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The Bell Curve

The current daily medication regimen for a lot of people with HIV involves one pill. Granted, there are several drugs in that one pill; they’re all lumped in there together to make it easier for people to comply with the requirement that they take all their meds, every single day. Still, there’s a part of me that can hardly believe it. One pill. One pill! And it actually keeps people healthy!

Thirty-five years ago, when HIV and AIDS first entered my life, there was also one pill: AZT, the very first medication approved for treating HIV itself (as opposed to the many opportunistic infections associated with HIV and AIDS). I remember the day my future husband was prescribed it: a white capsule with a blue band, to be taken five times a day. Might it actually work? Might it keep him healthy?

It didn’t.

So in between these two tails of the normal curve—the one pill available then for people with HIV, and the one pill taken by people with HIV today—grew a great swell of medication: drugs to treat HIV infection itself, drugs to treat opportunistic infections, drugs as prophylaxis against other opportunistic infections, drugs for fever, drugs for pain, drugs to combat the side effects of other medications.

They weren’t all pills. Some were injections, some were infusions, some were elixirs or suspensions or aerosols. But most of them were pills. When my husband died, in the fall of 1995, at the peak of another curve, that of deaths from AIDS in the United States, among the things left for me to sort out was all his leftover prescription medication, some 12,000 capsules and tablets of it.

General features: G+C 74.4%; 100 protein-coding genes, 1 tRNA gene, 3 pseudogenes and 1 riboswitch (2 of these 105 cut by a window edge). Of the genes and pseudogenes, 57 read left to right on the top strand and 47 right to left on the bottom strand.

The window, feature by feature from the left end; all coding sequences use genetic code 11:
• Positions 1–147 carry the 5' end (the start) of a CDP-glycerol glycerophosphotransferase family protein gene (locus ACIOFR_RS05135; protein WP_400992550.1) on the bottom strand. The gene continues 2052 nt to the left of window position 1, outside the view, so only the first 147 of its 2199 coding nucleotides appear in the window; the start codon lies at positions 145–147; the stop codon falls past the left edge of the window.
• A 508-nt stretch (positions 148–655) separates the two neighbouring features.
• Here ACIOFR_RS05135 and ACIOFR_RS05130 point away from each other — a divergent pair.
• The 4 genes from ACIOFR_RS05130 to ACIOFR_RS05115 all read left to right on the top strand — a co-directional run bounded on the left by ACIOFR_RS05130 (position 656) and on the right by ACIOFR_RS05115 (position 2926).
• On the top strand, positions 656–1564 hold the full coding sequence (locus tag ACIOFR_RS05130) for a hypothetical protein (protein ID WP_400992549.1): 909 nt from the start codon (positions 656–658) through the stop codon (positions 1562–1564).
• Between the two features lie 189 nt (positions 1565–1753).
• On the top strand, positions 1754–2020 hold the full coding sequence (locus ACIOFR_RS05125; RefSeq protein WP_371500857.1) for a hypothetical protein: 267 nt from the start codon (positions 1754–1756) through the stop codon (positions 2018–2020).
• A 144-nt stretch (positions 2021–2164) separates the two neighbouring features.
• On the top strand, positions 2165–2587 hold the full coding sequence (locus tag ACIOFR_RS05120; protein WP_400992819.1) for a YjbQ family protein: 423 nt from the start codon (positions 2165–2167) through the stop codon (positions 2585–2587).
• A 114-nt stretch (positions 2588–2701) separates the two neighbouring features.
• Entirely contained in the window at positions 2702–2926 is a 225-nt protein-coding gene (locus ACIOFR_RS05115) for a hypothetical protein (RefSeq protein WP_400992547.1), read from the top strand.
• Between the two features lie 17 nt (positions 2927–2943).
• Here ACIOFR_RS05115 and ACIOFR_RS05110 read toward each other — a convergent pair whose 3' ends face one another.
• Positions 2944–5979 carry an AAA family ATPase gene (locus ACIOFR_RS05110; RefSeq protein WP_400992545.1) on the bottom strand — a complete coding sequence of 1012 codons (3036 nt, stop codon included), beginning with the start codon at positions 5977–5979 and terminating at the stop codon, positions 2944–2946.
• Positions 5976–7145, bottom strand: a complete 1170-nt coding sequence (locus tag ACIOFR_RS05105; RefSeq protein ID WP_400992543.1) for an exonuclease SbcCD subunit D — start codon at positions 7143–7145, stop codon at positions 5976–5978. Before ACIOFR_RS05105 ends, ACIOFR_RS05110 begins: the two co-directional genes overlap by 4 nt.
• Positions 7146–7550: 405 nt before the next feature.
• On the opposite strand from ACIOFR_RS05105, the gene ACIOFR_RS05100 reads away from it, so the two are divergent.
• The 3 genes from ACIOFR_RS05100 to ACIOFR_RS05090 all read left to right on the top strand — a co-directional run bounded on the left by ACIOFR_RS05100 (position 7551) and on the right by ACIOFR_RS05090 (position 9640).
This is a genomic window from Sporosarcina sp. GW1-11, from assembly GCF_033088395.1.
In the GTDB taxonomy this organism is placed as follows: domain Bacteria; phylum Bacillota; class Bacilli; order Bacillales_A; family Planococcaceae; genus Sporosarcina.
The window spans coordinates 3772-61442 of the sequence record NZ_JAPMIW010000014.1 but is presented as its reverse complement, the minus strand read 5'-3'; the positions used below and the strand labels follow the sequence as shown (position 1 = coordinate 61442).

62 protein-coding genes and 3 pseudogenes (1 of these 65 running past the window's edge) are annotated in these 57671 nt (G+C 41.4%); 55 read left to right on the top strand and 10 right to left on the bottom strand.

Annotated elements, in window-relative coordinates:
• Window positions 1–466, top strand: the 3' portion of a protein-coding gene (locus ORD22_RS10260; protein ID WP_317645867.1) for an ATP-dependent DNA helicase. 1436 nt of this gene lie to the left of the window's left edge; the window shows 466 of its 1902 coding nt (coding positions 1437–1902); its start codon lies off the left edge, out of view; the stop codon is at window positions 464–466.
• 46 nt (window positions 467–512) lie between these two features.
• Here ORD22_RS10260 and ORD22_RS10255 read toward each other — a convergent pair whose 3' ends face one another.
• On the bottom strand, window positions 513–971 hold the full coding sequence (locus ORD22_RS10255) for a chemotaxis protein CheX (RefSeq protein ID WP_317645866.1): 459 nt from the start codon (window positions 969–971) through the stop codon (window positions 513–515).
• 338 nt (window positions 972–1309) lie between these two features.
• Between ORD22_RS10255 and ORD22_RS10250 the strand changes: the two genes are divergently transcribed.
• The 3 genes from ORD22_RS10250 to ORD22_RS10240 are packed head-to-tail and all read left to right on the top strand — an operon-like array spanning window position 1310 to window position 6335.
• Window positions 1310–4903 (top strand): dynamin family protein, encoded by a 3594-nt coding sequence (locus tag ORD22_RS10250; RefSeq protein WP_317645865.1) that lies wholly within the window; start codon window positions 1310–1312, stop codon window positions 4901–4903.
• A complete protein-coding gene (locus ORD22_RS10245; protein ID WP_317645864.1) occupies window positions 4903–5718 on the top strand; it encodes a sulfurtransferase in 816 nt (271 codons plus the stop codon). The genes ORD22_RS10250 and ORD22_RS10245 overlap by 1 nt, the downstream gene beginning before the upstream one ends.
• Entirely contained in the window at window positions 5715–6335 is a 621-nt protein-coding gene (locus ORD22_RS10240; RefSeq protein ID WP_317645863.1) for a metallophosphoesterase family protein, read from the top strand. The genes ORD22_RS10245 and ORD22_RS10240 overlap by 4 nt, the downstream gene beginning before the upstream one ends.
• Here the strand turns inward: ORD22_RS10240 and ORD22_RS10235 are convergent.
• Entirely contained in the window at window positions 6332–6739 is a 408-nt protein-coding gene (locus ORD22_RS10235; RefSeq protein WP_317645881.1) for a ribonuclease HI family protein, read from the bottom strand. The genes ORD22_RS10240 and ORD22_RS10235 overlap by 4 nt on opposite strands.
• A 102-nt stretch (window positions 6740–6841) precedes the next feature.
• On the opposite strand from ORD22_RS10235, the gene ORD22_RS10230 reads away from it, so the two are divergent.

Even now the names of these drugs roll over me like a wave: Mepron, Bactrim, Biaxin, Mycelex, Compazine, Diflucan, Cipro, Dilaudid, Reglan, MSContin, Rifabutin, 3TC, Valium, Zofran, Ceftin, Zantac, Prilosec, Ethambutol, Lamprene, Amitryptylene, Tylox. And, of course, AZT. It all went back to the clinic, where it was redispensed (shh!!) to patients without insurance. But before I gave it back I gathered all the pill bottles—119 of them—and took a picture.

Those of us who were around during the bad old days of AIDS can feel poignantly alone with our memories of how things used to be. Hasn’t it always been possible to treat HIV with one pill? No, it has not. That photograph bears witness.

Margaret Kim Peterson
Philadelphia, Pennsylvania

Comments

2 thoughts on “The Bell Curve”

  1. Marlyce Peterson

    Margaret, you have experienced more in your life than any one person should really have to take. I understand this writing. One thing I do want to say here is you have been patient and kind through it all and should truly be listened to. I for one want to say thank you for who you are and know you understand more than I ever hope to. You are loved!!!

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